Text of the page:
Nelson v. D.C. Rental Hous. Comm'n, No. 16–AA–369

Docket NºNo. 16–AA–369
Citation184 A.3d 864
Case DateMay 24, 2018
CourtCourt of Appeals of Columbia District

184 A.3d 864

Blake J. NELSON, et al., Petitioners,
v.
DISTRICT OF COLUMBIA RENTAL HOUSING COMMISSION, Respondent,
and
The Klingle Corporation, et al., Intervenors.

No. 16–AA–369

District of Columbia Court of Appeals.

Argued April 24, 2018
Decided May 24, 2018


Blake J. Nelson, with whom Carol S. Blumenthal was on the brief, for petitioners.

Jason Lederstein, Assistant Attorney General, with whom Karl A. Racine, Attorney General for the District of Columbia, Todd S. Kim, Solicitor General at the time the brief was filed, and Loren L. AliKhan, Deputy Solicitor General at the time the brief was filed, were on the brief, for respondent.

Richard W. Luchs, with whom Debra F. Leege was on the brief, Washington, for intervenors.

Before Fisher and Thompson, Associate Judges, and Farrell, Senior Judge.

Fisher, Associate Judge:

Blake and Wendy Nelson filed a petition with the Rent Administrator alleging that their housing providers charged rent above the lawful rent ceiling. The petition eventually reached the Rental Housing Commission ("the Commission") and it held that the rent was too high but awarded the Nelsons less relief than they sought. Now, they contend that the Commission shortchanged them and raise four challenges to its ruling. We find none persuasive and affirm.

I. Background

On August 1, 2003, the Nelsons moved into unit 802 in the Kennedy–Warren, a residential apartment complex owned by the Klingle Corporation and managed by B.F. Saul Property Company (collectively, "intervenors"). Their petition, filed on January 26, 2006, alleged that intervenors miscalculated the rent ceiling for their unit and charged rent above the lawful level. Specifically, they averred that intervenors

184 A.3d 866

failed to perfect a 2003 vacancy adjustment and CPI–W (or cost-of-living) adjustments in 2003, 2004, and 2005.1

The hearing examiner generally agreed with these arguments. In a proposed order, he held that the 2003 vacancy adjustment and 2003–2005 CPI–W adjustments were invalid, deducted those increases, and determined that the lawful rent ceiling was $1,766 per month. Noting that intervenors had sought rent above that level—they initially demanded $3,225 per month for the Nelsons' unit and raised that figure to $3,349 and eventually $3,439—the hearing examiner awarded the Nelsons a refund, with interest, for rent charged above the lawful maximum.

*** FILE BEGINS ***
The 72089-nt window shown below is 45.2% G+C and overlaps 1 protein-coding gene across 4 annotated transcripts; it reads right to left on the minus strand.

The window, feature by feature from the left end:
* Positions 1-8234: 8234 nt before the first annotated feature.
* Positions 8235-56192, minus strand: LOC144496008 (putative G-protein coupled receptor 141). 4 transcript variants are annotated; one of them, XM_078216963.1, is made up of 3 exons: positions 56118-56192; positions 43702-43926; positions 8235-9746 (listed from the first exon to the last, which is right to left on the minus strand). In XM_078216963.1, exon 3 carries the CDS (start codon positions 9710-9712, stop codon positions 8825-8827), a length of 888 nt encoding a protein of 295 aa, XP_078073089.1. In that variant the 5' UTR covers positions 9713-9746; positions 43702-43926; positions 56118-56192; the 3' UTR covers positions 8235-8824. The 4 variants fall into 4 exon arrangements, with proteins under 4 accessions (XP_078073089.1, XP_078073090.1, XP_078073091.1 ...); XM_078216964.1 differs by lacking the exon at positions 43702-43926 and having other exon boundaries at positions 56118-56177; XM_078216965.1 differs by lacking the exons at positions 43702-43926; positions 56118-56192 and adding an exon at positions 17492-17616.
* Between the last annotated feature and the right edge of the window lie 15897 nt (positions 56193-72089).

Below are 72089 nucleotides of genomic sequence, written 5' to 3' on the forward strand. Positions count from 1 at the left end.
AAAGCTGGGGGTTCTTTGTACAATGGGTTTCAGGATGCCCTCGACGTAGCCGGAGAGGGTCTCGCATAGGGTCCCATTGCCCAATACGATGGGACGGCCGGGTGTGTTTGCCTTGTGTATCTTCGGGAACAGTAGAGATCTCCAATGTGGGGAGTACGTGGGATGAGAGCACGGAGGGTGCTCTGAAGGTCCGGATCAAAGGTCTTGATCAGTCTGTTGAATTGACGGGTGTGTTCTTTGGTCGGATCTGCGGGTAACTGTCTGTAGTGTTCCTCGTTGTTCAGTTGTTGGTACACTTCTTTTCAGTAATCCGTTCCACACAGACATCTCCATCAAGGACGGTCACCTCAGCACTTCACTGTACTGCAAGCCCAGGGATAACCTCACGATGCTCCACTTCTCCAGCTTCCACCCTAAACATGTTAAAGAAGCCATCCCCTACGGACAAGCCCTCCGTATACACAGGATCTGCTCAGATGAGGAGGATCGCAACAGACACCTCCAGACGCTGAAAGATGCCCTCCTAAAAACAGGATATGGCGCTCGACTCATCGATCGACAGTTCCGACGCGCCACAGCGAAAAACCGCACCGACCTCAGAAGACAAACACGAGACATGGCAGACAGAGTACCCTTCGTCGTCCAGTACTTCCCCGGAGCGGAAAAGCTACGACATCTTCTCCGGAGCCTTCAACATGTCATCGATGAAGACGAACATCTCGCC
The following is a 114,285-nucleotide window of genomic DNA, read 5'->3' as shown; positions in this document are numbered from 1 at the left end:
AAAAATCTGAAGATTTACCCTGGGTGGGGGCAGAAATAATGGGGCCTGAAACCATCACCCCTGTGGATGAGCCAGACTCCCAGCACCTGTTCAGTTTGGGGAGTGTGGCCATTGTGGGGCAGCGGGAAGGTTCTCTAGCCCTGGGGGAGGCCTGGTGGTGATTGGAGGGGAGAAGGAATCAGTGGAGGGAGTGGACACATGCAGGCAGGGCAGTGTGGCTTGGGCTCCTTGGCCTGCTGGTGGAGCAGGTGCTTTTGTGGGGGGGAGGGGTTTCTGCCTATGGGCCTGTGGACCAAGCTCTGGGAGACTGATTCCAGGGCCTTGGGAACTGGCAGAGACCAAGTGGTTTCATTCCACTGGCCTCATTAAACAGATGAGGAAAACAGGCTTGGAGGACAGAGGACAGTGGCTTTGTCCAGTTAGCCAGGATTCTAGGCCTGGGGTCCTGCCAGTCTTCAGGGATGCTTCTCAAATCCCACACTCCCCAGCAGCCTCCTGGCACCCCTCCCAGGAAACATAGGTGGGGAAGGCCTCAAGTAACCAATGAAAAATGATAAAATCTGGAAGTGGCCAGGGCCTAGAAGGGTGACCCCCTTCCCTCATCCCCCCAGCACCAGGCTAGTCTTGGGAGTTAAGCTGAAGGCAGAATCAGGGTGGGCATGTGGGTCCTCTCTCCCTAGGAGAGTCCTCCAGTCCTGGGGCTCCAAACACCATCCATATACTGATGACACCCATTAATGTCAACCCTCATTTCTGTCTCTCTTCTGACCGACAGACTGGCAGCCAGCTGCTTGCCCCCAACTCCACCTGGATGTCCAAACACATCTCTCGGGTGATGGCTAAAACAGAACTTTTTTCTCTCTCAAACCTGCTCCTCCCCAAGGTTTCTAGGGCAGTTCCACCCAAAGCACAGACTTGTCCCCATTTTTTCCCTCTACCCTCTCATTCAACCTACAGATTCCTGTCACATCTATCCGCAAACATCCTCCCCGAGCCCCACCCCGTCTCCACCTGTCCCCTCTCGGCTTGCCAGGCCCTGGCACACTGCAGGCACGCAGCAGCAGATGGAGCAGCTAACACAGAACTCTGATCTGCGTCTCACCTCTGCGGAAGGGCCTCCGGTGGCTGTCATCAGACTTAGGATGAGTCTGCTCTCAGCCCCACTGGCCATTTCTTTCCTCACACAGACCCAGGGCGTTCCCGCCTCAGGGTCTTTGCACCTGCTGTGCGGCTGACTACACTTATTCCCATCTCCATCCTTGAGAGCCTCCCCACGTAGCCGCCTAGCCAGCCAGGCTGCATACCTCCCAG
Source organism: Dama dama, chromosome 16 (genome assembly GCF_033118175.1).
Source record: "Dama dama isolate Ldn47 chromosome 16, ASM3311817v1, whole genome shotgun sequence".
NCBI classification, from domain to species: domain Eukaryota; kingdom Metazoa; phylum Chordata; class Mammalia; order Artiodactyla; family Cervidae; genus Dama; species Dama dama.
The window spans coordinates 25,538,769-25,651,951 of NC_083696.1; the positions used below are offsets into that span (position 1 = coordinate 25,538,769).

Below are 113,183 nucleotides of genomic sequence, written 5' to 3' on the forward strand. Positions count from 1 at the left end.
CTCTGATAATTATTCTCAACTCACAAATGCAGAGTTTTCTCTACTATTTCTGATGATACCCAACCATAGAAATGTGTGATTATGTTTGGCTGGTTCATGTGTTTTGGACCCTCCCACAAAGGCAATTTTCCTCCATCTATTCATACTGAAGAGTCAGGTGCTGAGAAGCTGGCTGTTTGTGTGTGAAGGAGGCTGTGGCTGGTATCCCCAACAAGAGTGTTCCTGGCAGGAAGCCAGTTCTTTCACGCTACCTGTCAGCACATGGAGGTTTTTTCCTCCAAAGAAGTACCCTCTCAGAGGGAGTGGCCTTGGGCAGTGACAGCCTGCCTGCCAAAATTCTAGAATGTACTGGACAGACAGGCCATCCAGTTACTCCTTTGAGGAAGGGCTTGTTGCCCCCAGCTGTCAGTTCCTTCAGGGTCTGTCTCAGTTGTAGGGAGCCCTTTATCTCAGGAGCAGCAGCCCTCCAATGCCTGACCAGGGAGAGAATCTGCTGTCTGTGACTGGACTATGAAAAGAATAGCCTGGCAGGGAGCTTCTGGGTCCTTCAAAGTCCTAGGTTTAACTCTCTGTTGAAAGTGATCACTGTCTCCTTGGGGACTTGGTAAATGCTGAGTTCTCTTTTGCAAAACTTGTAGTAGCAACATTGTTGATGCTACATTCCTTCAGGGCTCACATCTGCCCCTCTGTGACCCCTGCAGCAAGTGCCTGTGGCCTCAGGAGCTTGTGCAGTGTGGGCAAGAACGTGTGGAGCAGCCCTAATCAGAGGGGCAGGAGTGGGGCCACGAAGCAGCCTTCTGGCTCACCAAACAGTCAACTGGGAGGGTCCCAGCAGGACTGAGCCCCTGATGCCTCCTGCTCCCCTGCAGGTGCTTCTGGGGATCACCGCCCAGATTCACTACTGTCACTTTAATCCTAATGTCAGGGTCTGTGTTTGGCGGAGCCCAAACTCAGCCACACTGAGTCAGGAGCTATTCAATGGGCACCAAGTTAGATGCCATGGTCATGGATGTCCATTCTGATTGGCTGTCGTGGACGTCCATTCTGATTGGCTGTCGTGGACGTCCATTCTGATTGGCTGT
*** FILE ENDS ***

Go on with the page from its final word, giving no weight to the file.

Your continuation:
Before the hearing examiner converted that order into a final one, the Nelsons and intervenors filed briefs presenting exceptions and objections to the proposed order. The Nelsons argued that the hearing examiner erred in concluding that intervenors did not act in bad faith, a holding that made the Nelsons ineligible for trebled damages. They also contended that he incorrectly calculated their rent refund and, finally, moved to reopen the hearing so that they could submit additional evidence. The hearing examiner rejected all of these arguments, as well as those raised by intervenors, and made only minor changes to the proposed order.

Both parties then sought review by the Commission, which affirmed most of the hearing examiner's holdings. In the one reversal relevant here, the Commission held that, contrary to the hearing examiner's determination, intervenors owed the Nelsons prejudgment interest through the date of the final , rather than proposed , order at a rate of three, rather than four, percent. Rather than remand, the Commission awarded the Nelsons the corrected interest amount. After the Commission rejected their motion for reconsideration of this issue, the Nelsons filed this petition for review.

II. Analysis

This court will accept the Commission's findings of fact if substantial evidence on the record supports them. Loney v. District of Columbia Rental Hous. Comm'n , 11 A.3d 753, 755 (D.C. 2010). As to questions of law, we remain "the final arbiter" but will defer to the Commission's interpretation of "the statutes it administers and the regulations it promulgates" unless its interpretation "is unreasonable or embodies a material misconception of the law." Sawyer Prop. Mgmt. of Md., Inc. v. District of Columbia Rental Hous. Comm'n , 877 A.2d 96, 102–03 (D.C. 2005) (internal quotation marks and citation omitted).

III. The Commission Properly Calculated the Nelsons' Rent Refund

A. The CPI–W Increases from 1987 to 2002

The Nelsons argue that the Commission incorrectly calculated their refund

184 A.3d 867

because it erroneously interpreted the Rental Housing Act's statute of limitations. The Act provides in relevant part that "[n]o petition may be filed with respect to any rent adjustment ... more than 3 years after the effective date of the adjustment." D.C. Code § 42–3502.06 (e) (2012 Repl.). In their primary argument, the Nelsons interpret this provision to give tenants three years from their first rent bill to challenge the entire basis of that initial charge. This approach would allow the Nelsons to contest every rent ceiling adjustment intervenors ever imposed on their unit—including the ones from 1987 to 2002, which the Nelsons allege intervenors filed improperly. The Commission, by contrast, concluded that the Nelsons could not challenge rent or rent ceiling adjustments with effective dates more than three years prior to their petition, regardless of when the adjustment first affected them. This holding precluded the Nelsons from contesting any rent or rent ceiling increase before the 2003 CPI–W adjustment.